Is there a particularly conducive time of the year for Urbexing around ? Are there “Urbex prone seasons” ? Personally, and to paraphrase John Ruskin, I consider “there is no such thing as bad Urbex weather, only different kinds of good Urbex weather.”
However, as an ‘answer’, I realize this is rather inept. So let us briefly examine the issue.
To begin with, I recommend you avoid extreme weather events; scorching heat or snow blizzards, 100 MPH wind gush and torrential rain. Although these maybe photogenic, they make for perilous adventures. In my humble opinion, you want to return from an Urbex outing with glorious pictures, not spectacular injuries. But that’s just me.
…and remember kids; thunderstorms are just like sex: You never know how many centimeters you’ll get, and how long it’ll last.
Even milder atmospheric conditions can be demanding. Snow, for example, is not always benign. You can quickly find yourself at the business end of a storm and at the mercy of Mother Nature. No image is worth putting yourself in a position that can tear up your vehicle, your gear or require a rescue (and thus, most probably, an interesting talk with local law enforcement).
Snow will also weight heavily on potentially weakened structures…and your head is most likely not built to withstand a falling roof. Rain, on the other hand, will flood undeground acesses quickly (when it rains, no drains).
But it ain’t all bad…
For one thing, there are less guards in bad weather. Or at least, less guards touring outside.
In general, there will be less external roaming surveillance in rain, snow, or very cold weather. In shitty temperatures, security guards are more likely to stay in an office, looking at security camera screens. After all, a 12 Euro an hour job, is not necessarily great enticement to catch pneumonia.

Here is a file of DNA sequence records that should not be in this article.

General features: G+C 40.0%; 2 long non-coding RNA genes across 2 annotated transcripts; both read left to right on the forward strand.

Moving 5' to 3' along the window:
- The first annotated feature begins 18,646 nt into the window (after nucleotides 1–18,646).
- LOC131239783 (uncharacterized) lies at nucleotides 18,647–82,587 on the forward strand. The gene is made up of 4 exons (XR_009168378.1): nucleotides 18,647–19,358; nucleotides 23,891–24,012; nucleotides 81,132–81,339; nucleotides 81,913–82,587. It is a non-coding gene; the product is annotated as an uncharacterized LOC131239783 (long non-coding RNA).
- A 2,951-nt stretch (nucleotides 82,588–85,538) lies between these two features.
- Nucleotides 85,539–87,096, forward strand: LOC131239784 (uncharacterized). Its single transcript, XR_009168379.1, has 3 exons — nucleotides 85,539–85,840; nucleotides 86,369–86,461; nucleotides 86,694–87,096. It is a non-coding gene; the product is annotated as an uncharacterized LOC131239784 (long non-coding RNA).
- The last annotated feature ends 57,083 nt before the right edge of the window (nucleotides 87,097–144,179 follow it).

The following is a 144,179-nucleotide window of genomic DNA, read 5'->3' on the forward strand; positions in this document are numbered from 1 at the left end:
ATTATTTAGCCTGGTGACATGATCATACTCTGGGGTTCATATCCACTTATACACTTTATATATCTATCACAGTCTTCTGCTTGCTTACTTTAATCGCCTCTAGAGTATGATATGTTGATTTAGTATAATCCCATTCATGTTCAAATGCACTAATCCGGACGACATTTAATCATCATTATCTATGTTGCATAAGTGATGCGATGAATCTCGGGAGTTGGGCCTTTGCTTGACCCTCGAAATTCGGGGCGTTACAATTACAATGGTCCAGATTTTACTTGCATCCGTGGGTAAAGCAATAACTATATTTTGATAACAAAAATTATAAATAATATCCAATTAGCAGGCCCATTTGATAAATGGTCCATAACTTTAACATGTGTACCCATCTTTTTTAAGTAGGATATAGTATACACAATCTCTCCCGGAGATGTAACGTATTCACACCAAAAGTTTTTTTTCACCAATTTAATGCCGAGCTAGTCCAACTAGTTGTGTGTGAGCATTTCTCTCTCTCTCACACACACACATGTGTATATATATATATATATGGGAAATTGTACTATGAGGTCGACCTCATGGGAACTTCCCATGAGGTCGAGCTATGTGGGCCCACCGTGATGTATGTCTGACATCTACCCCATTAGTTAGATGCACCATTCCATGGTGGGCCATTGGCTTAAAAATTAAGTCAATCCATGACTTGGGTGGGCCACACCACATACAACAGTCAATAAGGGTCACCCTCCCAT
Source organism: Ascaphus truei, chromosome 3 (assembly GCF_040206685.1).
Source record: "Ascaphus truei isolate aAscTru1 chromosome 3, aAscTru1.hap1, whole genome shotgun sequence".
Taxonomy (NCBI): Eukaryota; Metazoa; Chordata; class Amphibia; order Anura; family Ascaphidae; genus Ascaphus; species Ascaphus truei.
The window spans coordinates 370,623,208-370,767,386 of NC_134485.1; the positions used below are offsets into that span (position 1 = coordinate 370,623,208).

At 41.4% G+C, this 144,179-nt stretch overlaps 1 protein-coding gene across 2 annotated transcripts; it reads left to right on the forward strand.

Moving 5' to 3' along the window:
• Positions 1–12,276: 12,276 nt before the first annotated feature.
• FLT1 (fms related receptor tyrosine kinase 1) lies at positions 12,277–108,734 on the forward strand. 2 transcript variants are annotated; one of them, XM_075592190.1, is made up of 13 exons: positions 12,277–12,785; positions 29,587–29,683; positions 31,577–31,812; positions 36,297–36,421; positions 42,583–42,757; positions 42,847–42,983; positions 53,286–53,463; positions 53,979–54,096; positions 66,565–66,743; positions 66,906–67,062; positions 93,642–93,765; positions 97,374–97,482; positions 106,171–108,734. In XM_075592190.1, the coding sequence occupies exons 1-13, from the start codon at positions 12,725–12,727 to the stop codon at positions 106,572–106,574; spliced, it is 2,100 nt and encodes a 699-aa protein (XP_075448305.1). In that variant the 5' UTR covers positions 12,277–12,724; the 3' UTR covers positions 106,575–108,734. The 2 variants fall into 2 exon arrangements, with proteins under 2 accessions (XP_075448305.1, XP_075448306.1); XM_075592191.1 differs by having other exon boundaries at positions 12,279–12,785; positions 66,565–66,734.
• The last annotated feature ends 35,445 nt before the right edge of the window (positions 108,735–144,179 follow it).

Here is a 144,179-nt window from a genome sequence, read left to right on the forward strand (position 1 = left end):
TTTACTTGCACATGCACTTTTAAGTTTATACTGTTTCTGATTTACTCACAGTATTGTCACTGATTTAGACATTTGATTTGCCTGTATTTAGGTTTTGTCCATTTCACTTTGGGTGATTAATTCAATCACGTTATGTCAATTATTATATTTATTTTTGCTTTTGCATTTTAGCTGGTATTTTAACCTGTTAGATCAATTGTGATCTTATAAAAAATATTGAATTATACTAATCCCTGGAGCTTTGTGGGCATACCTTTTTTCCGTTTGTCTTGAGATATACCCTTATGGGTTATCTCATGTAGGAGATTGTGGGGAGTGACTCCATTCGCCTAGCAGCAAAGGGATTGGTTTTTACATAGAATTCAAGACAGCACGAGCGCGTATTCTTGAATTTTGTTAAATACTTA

That is also true of the general public, walking near building entrances. The worse the weather, the lesser the chance of being seen.
On a more ‘artistic note’, it is no secret that light will greatly be affected by the weather, or the season: in the winter very short days, darker skies will give your images an all around apocalyptic look. With overcast skies, the light will be diffused like in a giant lightbox giving delicates light and shadows. Golden hour will occur later in the morning and earlier in the evening. Hell, you could even consider night shots at 4 pm.
If it is cloudy and raining, there will be clouds and rain in your pictures, or at the very least, in their “feel”, and in my experience, that works well in an Urbex context; after all, as Hamilton said “concrete is, essentially, the color of bad weather.” Not to mention reflections in puddles
For my money, there is nothing more boring then a perfect, blue, cloudless sky. I am cumulus that way. Like wise, as you might imagine, foggy morning, dawn or dusk will offer a completely different feel to your photograph.
Knowing where the sun sets, (the sun rises in the east and sets in the west, in case you’re wondering) where the sun rises, and how the light will illuminate various subjects during different times of the day will also help you.
Snow, again, is a different story. It might make beautiful images, but it can also wreak havoc on your camera’s exposure meter, resulting in images that are under-exposed, or darker then you would otherwise expect. If your urbex scene is snowy, do yourself a favor and compensate by increasing your camera’s exposure by around 1 stop
So winter, has its perks. But so does summer….
Warm day light offers a extended tone palette.
Finally, on a more practical note, try not to change lenses in windy and wet conditions, there is a good chance that you’ll end up with debris inside your camera or lens.
Be aware of gear protection: water for camera, cold for batteries( very cold weather will kill your batteries. Even when not in use, they’ll still lose their charges).
Changes in temperatures will also fog up lenses, so don’t forget to bring microfiber towels or lens clothes.
Finally, your clothing should respect the weather. (see here) This also hold true for your foot wear. If you’re likely to encounter snow, rain puddles or ice patch, your shoes should be up to the task.